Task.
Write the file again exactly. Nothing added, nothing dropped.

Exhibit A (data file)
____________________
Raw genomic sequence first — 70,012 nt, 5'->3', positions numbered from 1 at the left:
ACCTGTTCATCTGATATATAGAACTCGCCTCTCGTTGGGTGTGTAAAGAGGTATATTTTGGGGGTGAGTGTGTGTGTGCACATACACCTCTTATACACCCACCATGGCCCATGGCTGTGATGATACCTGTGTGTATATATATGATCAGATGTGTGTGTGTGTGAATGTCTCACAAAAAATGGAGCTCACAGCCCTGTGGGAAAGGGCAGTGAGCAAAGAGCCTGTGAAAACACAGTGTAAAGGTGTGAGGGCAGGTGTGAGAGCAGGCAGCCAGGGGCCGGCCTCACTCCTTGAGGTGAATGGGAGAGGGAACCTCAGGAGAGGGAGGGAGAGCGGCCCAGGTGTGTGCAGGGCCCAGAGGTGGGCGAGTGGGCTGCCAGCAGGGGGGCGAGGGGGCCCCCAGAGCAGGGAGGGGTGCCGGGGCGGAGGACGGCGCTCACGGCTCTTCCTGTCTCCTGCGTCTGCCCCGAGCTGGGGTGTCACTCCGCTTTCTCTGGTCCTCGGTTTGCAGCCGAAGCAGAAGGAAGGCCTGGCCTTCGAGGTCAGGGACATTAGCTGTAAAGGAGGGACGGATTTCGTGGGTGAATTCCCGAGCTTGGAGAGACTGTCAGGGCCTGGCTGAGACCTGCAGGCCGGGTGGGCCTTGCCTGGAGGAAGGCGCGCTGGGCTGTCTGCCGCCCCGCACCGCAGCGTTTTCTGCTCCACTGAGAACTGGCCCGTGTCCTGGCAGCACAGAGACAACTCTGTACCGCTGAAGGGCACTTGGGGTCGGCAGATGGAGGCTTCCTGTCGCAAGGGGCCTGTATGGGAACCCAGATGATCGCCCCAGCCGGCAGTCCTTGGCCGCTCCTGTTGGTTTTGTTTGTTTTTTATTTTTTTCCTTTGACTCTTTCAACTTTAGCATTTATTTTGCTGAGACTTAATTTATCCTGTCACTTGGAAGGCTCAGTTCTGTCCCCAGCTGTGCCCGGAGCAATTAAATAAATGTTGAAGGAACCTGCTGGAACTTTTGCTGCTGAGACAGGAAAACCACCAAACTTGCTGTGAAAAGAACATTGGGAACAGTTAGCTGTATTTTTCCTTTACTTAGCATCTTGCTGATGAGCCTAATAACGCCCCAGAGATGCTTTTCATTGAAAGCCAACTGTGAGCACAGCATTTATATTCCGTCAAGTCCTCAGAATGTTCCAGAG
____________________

Raw genomic sequence first — 70,012 nt, 5'->3', positions numbered from 1 at the left:
ACCTGTTCATCTGATATATAGAACTCGCCTCTCGTTGGGTGTGTAAAGAGGTATATTTTGGGGGTGAGTGTGTGTGTGCACATACACCTCTTATACACCCACCATGGCCCATGGCTGTGATGATACCTGTGTGTATATATATGATCAGATGTGTGTGTGTGTGAATGTCTCACAAAAAATGGAGCTCACAGCCCTGTGGGAAAGGGCAGTGAGCAAAGAGCCTGTGAAAACACAGTGTAAAGGTGTGAGGGCAGGTGTGAGAGCAGGCAGCCAGGGGCCGGCCTCACTCCTTGAGGTGAATGGGAGAGGGAACCTCAGGAGAGGGAGGGAGAGCGGCCCAGGTGTGTGCAGGGCCCAGAGGTGGGCGAGTGGGCTGCCAGCAGGGGGGCGAGGGGGCCCCCAGAGCAGGGAGGGGTGCCGGGGCGGAGGACGGCGCTCACGGCTCTTCCTGTCTCCTGCGTCTGCCCCGAGCTGGGGTGTCACTCCGCTTTCTCTGGTCCTCGGTTTGCAGCCGAAGCAGAAGGAAGGCCTGGCCTTCGAGGTCAGGGACATTAGCTGTAAAGGAGGGACGGATTTCGTGGGTGAATTCCCGAGCTTGGAGAGACTGTCAGGGCCTGGCTGAGACCTGCAGGCCGGGTGGGCCTTGCCTGGAGGAAGGCGCGCTGGGCTGTCTGCCGCCCCGCACCGCAGCGTTTTCTGCTCCACTGAGAACTGGCCCGTGTCCTGGCAGCACAGAGACAACTCTGTACCGCTGAAGGGCACTTGGGGTCGGCAGATGGAGGCTTCCTGTCGCAAGGGGCCTGTATGGGAACCCAGATGATCGCCCCAGCCGGCAGTCCTTGGCCGCTCCTGTTGGTTTTGTTTGTTTTTTATTTTTTTCCTTTGACTCTTTCAACTTTAGCATTTATTTTGCTGAGACTTAATTTATCCTGTCACTTGGAAGGCTCAGTTCTGTCCCCAGCTGTGCCCGGAGCAATTAAATAAATGTTGAAGGAACCTGCTGGAACTTTTGCTGCTGAGACAGGAAAACCACCAAACTTGCTGTGAAAAGAACATTGGGAACAGTTAGCTGTATTTTTCCTTTACTTAGCATCTTGCTGATGAGCCTAATAACGCCCCAGAGATGCTTTTCATTGAAAGCCAACTGTGAGCACAGCATTTATATTCCGTCAAGTCCTCAGAATGTTCCAGAG